Among the pro-choice camp were representatives from Equality Florida, Florida Coalition for Transgender Liberation, Women’s Voices of Southwest Florida, League of Women Voters of Florida, American Atheists, ACLU of Florida and others.
Those who spoke noted that the bill restricted women’s rights to bodily autonomy and was clearly unconstitutional. Some have noted that women may not know they are pregnant at 15 weeks. A social worker noted that the bill goes against basic science and ethics. American atheists have argued that no specific religion should be allowed to impose itself in government, which some claim this bill aims to achieve.
Similar public comments were “heard” in other committees. Unfortunately, the many voices of pro-choice advocates fell on deaf ears.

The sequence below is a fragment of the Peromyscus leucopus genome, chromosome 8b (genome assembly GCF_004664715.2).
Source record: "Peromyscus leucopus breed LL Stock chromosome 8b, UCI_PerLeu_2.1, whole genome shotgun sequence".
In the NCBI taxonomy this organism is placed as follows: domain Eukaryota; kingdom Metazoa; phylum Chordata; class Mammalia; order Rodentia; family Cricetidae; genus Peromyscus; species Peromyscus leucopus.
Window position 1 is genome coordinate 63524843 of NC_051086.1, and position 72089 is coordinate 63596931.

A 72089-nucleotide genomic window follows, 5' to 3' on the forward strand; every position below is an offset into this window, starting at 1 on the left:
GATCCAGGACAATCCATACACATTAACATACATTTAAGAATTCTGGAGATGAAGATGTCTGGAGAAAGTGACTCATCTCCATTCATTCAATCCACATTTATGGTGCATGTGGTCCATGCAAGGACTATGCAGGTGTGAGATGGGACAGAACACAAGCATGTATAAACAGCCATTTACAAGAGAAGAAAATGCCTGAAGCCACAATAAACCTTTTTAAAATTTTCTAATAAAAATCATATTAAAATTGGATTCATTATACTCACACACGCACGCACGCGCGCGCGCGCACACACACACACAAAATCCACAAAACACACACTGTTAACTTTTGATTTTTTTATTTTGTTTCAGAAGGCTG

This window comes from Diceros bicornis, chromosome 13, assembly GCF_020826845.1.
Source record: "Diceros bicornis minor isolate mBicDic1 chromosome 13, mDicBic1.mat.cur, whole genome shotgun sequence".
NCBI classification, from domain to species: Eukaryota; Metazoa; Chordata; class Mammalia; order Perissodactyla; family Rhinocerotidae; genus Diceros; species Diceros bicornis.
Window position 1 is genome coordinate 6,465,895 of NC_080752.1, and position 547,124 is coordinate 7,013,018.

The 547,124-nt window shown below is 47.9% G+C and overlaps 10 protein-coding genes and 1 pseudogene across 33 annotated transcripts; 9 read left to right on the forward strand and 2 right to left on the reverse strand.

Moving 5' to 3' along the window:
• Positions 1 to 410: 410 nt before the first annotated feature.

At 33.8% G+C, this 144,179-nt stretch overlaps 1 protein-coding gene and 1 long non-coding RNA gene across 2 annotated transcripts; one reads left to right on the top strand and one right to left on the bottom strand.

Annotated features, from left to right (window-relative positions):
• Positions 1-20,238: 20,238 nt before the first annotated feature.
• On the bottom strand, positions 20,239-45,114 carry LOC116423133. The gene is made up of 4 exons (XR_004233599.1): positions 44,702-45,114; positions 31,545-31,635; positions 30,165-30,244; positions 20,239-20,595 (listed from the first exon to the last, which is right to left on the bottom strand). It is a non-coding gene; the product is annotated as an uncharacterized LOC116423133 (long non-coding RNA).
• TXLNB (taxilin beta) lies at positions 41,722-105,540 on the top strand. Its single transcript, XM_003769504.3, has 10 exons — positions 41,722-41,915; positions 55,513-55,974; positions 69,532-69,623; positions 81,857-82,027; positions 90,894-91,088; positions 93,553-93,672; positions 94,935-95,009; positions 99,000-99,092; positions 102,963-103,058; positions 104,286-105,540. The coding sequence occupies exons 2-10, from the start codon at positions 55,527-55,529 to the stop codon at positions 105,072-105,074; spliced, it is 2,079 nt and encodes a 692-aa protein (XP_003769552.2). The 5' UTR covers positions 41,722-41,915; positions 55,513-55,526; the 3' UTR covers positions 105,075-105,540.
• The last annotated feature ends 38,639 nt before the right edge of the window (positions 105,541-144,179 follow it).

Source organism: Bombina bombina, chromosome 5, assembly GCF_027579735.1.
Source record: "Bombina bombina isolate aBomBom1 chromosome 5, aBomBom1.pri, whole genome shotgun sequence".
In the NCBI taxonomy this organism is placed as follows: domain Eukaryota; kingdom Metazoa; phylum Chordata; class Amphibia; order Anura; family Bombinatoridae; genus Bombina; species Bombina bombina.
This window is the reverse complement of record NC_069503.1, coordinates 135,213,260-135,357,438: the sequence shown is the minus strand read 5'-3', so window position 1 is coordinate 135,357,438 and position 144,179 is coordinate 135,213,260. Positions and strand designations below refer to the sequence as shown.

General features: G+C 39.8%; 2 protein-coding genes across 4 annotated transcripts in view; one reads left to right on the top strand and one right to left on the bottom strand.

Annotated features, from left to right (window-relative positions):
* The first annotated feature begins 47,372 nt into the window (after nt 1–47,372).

Protesters came out to continue the fight as the bill was considered by the full House. Florida Planned Parenthood Action protested for hours outside the Florida Legislature earlier in the day, and some sat in the gallery during the discussion.
As Grall delivered his closing remarks, chants of “my body, my choice” erupted from the podium, delaying the vote and forcing a brief pause. Despite this, the bill passed and their efforts were crushed.
What’s the takeaway?
HB 5 marks a sad new chapter in Florida history. Despite the melancholy, this is in line with GOP efforts across the United States to find creative ways to downplay Roe and Casey. Due to the fairly concrete nature of the Supreme Court precedent, there has been a mixed approach to attacking abortion rights.
The first approach is to wait for a United States Supreme Court with enough anti-abortion justices to simply accept new precedent and overturn the precedent.